What is Blepharochalasis?
Blepharochalasis, sometimes referred to as blepharochalasis syndrome, occurs when the eyelids suddenly become inflamed and swell. It’s a rare condition that typically affects the upper eyelids, generally on both sides of the face. Some instances of lower eyelid blepharochalasis exist but are extremely rare.1
WIth blepharochalasis you would typically experience painless eyelid swelling every few months. The swelling lasts about 2-3 days. Such flare-ups peak around adolescence and decrease over time, eventually ending as you reach adulthood.2
Because of the low case reports, doctors know little about the causes of blepharochalasis or how to prevent it. Some researchers believe that hormonal changes, such as puberty, can lead to blepharochalasis because the disease affects adolescents. There are no widely available treatments for blepharochalasis that research has proven effective.2
- Blepharochalasis is a painless eye condition that causes sudden swelling of the eyelid tissues.
- The causes of blepharochalasis are unknown, and there are currently no treatments that have been effective in reducing swelling.
- Complications can occur due to the eyelid skin and tissues stretching, often requiring surgery.
Blepharochalasis is a rare disorder that begins in childhood and peaks in adolescence. Although the condition itself does not cause pain or vision loss, recurrent attacks can cause eyelid stretching and drooping that can interfere with eyesight.2 Some, but not all, patients experience erythema (redness) on and around the eyelid.1
Some patients experience attacks 3-4 times a year for 7-10 years.³
The underlying cause of blepharochalasis is unknown. Some research points to hormones, crying, bee stings, stress, allergies, and upper respiratory conditions as triggers of blepharochalasis.¹
Diagnosing blepharochalasis is difficult for eye doctors. For one, there are no lab tests available for doctors to run.1
Secondly, symptoms can present as other eye conditions such as allergic conjunctivitis (eye allergies), styes, floppy eyelid syndrome, angioedema (abrupt swelling of the eyes and lips), lacrimal gland tumors, thyroid eye disease and chalazion.3
Your eye doctor will perform a comprehensive patient history and examination to rule out the differential diagnosis and determine if blepharochalasis is causing your eyelid to swell.3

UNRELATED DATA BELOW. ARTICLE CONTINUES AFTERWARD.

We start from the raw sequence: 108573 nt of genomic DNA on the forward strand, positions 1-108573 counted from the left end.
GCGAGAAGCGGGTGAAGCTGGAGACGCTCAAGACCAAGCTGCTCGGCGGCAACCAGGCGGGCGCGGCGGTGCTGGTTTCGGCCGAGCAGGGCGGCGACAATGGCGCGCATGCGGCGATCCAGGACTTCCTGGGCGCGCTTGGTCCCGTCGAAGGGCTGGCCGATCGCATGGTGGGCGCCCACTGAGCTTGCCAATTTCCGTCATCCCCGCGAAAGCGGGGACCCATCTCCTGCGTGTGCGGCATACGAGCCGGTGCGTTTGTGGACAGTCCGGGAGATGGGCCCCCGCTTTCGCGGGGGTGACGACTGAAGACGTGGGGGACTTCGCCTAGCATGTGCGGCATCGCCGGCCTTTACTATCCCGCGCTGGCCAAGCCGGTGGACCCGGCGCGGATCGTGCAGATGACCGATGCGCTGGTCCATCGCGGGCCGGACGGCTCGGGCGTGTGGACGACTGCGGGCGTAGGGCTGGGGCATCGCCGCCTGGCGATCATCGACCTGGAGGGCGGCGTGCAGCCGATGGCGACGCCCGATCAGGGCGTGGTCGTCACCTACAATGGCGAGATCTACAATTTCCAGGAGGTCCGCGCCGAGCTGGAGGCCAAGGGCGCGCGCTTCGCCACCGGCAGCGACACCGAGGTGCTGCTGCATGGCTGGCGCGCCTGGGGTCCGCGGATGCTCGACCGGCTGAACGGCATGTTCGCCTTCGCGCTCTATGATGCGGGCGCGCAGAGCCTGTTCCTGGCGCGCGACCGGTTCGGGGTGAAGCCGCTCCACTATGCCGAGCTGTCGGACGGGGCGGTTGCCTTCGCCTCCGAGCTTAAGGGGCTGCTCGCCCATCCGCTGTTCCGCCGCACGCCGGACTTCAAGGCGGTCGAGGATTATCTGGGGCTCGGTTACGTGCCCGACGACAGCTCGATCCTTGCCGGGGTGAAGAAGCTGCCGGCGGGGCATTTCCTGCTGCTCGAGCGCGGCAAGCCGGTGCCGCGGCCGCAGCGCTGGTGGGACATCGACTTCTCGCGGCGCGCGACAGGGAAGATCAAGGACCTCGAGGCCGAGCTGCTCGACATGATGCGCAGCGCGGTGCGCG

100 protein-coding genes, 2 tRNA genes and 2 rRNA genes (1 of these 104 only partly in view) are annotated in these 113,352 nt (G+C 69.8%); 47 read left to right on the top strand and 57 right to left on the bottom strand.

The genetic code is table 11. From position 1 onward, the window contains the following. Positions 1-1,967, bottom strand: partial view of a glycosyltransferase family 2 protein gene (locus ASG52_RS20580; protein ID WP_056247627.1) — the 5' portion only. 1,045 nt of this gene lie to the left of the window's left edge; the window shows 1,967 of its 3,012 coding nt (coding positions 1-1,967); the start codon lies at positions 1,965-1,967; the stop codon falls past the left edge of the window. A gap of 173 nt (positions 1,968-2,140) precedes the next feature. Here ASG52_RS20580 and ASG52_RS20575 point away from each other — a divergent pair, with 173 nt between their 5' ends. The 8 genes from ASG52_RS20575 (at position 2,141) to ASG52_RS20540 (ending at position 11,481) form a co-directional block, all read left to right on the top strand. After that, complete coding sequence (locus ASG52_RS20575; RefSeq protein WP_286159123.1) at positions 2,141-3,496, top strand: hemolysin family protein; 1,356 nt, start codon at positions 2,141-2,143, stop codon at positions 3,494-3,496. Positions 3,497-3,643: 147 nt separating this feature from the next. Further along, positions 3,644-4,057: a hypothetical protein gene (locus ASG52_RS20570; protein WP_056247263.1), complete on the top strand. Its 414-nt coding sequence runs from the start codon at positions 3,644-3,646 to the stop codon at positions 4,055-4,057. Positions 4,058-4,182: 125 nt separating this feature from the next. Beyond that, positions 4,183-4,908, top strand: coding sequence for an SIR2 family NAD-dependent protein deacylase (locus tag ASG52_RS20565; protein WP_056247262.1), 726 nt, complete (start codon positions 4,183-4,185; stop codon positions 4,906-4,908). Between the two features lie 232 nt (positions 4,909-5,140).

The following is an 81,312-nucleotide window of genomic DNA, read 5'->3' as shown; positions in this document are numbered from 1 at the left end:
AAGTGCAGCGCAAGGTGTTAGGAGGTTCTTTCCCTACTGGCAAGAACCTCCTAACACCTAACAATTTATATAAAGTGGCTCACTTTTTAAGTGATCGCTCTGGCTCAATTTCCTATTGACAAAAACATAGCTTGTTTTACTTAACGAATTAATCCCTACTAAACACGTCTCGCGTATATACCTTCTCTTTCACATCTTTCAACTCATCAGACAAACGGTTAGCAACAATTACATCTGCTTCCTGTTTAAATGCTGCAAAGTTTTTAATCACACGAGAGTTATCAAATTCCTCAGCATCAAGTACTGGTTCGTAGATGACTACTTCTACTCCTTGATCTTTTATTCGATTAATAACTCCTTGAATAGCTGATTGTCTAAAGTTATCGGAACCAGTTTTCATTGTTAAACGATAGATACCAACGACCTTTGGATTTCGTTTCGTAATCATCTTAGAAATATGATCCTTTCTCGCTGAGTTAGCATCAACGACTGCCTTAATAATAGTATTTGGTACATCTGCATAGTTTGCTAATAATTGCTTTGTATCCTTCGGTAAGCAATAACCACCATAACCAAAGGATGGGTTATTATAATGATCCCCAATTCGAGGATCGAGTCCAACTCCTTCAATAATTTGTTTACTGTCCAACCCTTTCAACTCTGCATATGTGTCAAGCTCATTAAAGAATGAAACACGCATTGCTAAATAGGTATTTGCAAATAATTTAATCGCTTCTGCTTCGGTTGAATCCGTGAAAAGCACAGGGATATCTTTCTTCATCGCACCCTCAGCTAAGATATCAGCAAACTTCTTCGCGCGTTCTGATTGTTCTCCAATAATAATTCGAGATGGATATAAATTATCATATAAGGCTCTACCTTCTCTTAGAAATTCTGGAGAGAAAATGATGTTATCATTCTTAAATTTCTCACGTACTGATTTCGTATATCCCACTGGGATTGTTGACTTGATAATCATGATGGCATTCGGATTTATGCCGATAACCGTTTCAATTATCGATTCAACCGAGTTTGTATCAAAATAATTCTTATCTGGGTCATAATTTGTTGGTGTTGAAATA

The constant stretching of the affected eyelid skin can lead to complications that may require surgical interventions.2
The orbital fat around the eye can prolapse (protrude outward). Eyelid edema (swelling) and wrinkling due to stretching of the elastic fibers, can make patients with blepharochalasis appear older than they are.2 Eye doctors typically look for severely thin skin on and around the eyelid, almost resembling “cigarette paper.”1
Because the levator aponeurosis (fascial tissue that connects the levator muscle to the connective tissue around the eyelids) stretches during attacks, ptosis can occur. Ptosis is when the eyelids droop over the eye and may interfere with vision.4 This stretching can also cause the lacrimal glands (needed for tear production) to prolapse.3 Lacrimal gland prolapse can lead to dry eye symptoms.
While there are no reliable treatments for blepharochalasis, some findings suggest using steroids may help reduce symptoms but only in a few cases.3 Oral antihistamines, antibiotics and anti-inflammatory medications do not seem to make a difference in reducing swelling.1
Surgery may be necessary to repair the damage that occurs because of recurrent attacks.3
An eye doctor should perform surgery only when attacks have been at bay for six months or more to reduce the chance of further inflammation and complications.1
Depending on the severity of complications, doctors can perform eyelid tightening, fat grafting to repair fat atrophy, blepharoplasty (replacing the eyelid crease) and other reconstructive surgeries to repair damaged tissues and muscles.1
Unfortunately, surgery may not prevent blepharochalasis from recurring. It can lead to overcorrection in some cases where surgeons pull the eyelid skin too tightly or replace it in an unnatural position, which leads to dry eyes and other complications.1